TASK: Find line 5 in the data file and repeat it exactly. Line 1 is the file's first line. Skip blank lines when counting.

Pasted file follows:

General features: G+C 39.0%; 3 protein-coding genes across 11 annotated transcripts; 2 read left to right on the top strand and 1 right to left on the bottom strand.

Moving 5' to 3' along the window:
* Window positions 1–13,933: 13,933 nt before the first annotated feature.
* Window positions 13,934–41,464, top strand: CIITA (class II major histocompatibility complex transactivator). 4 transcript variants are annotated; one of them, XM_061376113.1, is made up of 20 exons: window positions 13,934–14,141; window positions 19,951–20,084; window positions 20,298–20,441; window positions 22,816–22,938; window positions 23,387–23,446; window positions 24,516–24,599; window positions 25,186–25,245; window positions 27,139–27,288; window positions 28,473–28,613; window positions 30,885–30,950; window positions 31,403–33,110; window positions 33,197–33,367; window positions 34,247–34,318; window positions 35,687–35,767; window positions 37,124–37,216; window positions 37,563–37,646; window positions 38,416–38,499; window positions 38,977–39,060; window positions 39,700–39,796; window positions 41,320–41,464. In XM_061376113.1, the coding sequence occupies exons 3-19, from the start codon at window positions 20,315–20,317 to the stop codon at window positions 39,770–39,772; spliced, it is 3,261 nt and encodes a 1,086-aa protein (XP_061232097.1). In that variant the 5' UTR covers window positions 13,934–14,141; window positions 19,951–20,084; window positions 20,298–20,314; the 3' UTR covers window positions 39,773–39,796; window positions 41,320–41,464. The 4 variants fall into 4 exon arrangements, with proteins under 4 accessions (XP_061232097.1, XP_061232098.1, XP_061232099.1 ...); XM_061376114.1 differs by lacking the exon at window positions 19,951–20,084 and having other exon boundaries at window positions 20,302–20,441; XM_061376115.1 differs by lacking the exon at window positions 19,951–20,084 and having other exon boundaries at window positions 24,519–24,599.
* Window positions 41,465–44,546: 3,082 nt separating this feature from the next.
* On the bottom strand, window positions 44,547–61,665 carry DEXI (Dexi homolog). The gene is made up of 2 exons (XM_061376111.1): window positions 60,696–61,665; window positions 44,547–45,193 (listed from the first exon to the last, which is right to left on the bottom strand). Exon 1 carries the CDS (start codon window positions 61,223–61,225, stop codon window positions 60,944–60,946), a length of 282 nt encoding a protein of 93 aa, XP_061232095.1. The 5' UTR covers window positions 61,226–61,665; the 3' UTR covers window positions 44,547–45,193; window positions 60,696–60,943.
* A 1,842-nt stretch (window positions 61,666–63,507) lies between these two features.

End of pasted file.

* Window positions 41,465–44,546: 3,082 nt separating this feature from the next.